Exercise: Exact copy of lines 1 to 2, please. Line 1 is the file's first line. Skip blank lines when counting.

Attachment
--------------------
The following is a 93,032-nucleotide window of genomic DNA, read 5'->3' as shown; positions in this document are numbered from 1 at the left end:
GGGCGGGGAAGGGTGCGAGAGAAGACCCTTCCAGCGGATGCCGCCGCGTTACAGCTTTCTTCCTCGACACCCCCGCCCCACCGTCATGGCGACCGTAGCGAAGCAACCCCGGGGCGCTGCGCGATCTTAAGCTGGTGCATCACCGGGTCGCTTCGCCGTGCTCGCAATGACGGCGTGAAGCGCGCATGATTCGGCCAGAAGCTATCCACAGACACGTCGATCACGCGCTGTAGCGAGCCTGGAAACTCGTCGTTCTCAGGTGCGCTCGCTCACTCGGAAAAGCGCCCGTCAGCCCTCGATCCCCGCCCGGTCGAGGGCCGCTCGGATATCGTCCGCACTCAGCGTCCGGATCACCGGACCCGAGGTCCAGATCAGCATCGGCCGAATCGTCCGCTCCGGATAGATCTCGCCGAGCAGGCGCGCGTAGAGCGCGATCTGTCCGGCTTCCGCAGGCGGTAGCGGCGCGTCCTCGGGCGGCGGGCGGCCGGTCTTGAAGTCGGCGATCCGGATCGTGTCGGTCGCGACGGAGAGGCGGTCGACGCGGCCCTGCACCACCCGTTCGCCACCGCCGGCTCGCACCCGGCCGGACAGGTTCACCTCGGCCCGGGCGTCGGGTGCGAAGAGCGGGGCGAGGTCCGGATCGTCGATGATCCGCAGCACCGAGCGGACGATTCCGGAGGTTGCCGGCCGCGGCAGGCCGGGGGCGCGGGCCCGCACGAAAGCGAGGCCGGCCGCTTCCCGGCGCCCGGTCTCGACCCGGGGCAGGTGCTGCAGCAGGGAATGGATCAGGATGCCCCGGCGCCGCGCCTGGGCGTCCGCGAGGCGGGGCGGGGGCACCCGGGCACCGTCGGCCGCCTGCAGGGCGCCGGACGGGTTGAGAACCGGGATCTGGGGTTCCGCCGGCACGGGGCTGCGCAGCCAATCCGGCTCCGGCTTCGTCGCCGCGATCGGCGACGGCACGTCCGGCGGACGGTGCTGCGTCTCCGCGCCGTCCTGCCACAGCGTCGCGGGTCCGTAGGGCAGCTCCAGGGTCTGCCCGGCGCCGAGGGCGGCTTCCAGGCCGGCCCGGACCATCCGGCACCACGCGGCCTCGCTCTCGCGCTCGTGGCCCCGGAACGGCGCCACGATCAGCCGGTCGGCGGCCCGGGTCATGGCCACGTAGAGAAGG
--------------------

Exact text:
The following is a 93,032-nucleotide window of genomic DNA, read 5'->3' as shown; positions in this document are numbered from 1 at the left end:
GGGCGGGGAAGGGTGCGAGAGAAGACCCTTCCAGCGGATGCCGCCGCGTTACAGCTTTCTTCCTCGACACCCCCGCCCCACCGTCATGGCGACCGTAGCGAAGCAACCCCGGGGCGCTGCGCGATCTTAAGCTGGTGCATCACCGGGTCGCTTCGCCGTGCTCGCAATGACGGCGTGAAGCGCGCATGATTCGGCCAGAAGCTATCCACAGACACGTCGATCACGCGCTGTAGCGAGCCTGGAAACTCGTCGTTCTCAGGTGCGCTCGCTCACTCGGAAAAGCGCCCGTCAGCCCTCGATCCCCGCCCGGTCGAGGGCCGCTCGGATATCGTCCGCACTCAGCGTCCGGATCACCGGACCCGAGGTCCAGATCAGCATCGGCCGAATCGTCCGCTCCGGATAGATCTCGCCGAGCAGGCGCGCGTAGAGCGCGATCTGTCCGGCTTCCGCAGGCGGTAGCGGCGCGTCCTCGGGCGGCGGGCGGCCGGTCTTGAAGTCGGCGATCCGGATCGTGTCGGTCGCGACGGAGAGGCGGTCGACGCGGCCCTGCACCACCCGTTCGCCACCGCCGGCTCGCACCCGGCCGGACAGGTTCACCTCGGCCCGGGCGTCGGGTGCGAAGAGCGGGGCGAGGTCCGGATCGTCGATGATCCGCAGCACCGAGCGGACGATTCCGGAGGTTGCCGGCCGCGGCAGGCCGGGGGCGCGGGCCCGCACGAAAGCGAGGCCGGCCGCTTCCCGGCGCCCGGTCTCGACCCGGGGCAGGTGCTGCAGCAGGGAATGGATCAGGATGCCCCGGCGCCGCGCCTGGGCGTCCGCGAGGCGGGGCGGGGGCACCCGGGCACCGTCGGCCGCCTGCAGGGCGCCGGACGGGTTGAGAACCGGGATCTGGGGTTCCGCCGGCACGGGGCTGCGCAGCCAATCCGGCTCCGGCTTCGTCGCCGCGATCGGCGACGGCACGTCCGGCGGACGGTGCTGCGTCTCCGCGCCGTCCTGCCACAGCGTCGCGGGTCCGTAGGGCAGCTCCAGGGTCTGCCCGGCGCCGAGGGCGGCTTCCAGGCCGGCCCGGACCATCCGGCACCACGCGGCCTCGCTCTCGCGCTCGTGGCCCCGGAACGGCGCCACGATCAGCCGGTCGGCGGCCCGGGTCATGGCCACGTAGAGAAGG